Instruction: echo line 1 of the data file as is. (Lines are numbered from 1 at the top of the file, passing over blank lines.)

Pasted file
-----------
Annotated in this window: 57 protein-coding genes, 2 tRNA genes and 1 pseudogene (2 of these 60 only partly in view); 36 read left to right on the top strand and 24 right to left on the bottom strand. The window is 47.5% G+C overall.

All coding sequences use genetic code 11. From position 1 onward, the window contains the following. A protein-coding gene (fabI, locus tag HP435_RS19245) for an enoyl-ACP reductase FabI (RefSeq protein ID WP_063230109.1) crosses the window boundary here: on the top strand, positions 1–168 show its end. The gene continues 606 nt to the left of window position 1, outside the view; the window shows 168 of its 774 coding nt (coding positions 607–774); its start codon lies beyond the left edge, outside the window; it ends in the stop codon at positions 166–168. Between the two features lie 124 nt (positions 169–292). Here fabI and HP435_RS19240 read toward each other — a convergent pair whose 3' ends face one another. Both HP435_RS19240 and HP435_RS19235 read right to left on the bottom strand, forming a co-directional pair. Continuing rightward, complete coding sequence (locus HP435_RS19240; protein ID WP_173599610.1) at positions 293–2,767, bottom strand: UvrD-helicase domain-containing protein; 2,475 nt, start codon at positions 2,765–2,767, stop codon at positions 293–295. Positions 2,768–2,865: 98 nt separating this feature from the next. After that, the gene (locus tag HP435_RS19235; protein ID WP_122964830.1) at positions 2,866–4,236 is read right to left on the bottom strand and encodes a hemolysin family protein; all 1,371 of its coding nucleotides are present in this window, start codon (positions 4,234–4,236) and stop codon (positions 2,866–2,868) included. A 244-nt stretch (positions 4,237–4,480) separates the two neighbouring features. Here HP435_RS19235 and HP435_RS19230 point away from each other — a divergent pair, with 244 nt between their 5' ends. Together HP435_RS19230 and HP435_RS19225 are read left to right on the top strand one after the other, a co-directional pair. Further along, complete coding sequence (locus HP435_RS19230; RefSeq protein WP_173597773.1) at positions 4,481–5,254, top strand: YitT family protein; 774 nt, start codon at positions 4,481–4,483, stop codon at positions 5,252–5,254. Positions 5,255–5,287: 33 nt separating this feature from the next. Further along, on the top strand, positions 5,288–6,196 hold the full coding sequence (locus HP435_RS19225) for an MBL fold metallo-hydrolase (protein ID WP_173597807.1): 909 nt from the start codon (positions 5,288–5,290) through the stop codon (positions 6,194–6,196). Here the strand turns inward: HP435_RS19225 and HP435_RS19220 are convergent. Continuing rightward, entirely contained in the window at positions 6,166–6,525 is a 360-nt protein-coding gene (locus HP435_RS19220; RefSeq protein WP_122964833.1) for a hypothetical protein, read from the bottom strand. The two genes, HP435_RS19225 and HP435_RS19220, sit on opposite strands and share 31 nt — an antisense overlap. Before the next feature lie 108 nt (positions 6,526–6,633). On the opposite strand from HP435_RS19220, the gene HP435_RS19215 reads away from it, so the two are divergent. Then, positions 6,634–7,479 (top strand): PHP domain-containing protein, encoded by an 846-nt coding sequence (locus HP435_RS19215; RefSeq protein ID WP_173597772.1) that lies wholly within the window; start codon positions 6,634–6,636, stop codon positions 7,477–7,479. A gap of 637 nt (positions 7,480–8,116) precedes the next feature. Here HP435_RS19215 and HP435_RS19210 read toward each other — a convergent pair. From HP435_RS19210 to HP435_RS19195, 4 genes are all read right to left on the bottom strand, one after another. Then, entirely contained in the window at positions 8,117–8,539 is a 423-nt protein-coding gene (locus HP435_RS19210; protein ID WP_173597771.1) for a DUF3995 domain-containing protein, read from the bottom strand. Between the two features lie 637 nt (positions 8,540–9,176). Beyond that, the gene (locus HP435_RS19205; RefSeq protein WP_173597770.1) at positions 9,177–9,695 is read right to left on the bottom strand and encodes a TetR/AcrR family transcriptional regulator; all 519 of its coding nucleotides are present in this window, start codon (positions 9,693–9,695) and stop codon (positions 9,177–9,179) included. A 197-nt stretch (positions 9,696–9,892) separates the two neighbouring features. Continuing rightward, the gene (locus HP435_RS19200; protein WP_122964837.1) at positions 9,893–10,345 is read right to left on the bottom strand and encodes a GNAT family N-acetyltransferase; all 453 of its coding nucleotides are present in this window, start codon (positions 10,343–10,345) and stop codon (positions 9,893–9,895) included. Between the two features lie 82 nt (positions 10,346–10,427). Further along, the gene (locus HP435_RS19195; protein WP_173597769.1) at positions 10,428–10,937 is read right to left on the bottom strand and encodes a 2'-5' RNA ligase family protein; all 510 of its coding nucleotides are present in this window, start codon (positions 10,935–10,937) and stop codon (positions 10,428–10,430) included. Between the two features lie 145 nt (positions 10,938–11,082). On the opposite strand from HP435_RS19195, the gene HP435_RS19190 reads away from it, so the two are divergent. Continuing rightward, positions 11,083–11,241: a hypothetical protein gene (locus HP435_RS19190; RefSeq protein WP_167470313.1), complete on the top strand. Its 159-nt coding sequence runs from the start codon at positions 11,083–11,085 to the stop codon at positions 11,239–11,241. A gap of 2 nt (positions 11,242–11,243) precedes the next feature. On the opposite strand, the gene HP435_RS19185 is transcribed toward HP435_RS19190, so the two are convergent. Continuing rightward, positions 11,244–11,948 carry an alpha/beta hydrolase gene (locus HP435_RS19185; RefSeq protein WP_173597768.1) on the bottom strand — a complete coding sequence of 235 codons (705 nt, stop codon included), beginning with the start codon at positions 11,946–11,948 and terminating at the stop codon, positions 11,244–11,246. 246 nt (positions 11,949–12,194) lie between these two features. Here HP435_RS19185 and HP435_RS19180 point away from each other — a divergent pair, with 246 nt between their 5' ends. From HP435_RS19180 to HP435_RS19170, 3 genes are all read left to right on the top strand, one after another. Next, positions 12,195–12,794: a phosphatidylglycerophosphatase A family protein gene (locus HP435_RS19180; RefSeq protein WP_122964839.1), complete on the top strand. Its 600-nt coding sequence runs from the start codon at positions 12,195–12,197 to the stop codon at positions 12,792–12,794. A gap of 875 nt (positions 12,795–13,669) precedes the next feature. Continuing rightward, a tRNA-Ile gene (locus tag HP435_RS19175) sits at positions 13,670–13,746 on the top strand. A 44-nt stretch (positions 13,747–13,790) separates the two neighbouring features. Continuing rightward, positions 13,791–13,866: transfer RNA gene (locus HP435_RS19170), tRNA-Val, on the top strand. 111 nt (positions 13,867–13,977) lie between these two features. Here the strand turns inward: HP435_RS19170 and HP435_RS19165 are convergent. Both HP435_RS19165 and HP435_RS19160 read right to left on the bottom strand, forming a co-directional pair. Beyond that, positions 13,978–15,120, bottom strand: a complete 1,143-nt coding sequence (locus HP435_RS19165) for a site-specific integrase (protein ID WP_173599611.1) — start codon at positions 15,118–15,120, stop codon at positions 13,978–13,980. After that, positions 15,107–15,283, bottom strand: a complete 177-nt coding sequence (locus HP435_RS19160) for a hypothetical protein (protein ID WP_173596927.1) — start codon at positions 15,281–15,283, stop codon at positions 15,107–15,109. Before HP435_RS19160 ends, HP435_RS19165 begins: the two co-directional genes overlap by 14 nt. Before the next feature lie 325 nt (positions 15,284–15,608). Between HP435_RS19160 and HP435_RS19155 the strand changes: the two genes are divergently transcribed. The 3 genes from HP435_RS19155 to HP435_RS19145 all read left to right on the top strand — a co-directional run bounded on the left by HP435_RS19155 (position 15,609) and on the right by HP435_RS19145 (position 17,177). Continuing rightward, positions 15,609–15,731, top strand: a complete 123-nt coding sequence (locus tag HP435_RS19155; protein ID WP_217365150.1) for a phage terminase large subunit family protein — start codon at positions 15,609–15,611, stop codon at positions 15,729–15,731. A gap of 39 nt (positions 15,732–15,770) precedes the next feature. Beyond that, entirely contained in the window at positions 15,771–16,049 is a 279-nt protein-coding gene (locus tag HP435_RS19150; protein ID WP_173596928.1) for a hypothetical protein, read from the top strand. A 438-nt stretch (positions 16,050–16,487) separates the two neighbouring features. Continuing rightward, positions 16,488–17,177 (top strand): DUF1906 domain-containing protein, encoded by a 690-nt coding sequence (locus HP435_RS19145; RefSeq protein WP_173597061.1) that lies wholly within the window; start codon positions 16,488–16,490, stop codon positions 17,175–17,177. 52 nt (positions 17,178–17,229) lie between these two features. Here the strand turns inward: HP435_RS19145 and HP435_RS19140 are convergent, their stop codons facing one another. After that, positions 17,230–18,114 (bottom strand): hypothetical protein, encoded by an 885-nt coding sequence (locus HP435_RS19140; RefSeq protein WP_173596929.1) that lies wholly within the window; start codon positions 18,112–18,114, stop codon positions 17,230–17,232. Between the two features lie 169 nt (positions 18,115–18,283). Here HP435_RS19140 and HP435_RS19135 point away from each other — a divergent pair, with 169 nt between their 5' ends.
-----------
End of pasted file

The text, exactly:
Annotated in this window: 57 protein-coding genes, 2 tRNA genes and 1 pseudogene (2 of these 60 only partly in view); 36 read left to right on the top strand and 24 right to left on the bottom strand. The window is 47.5% G+C overall.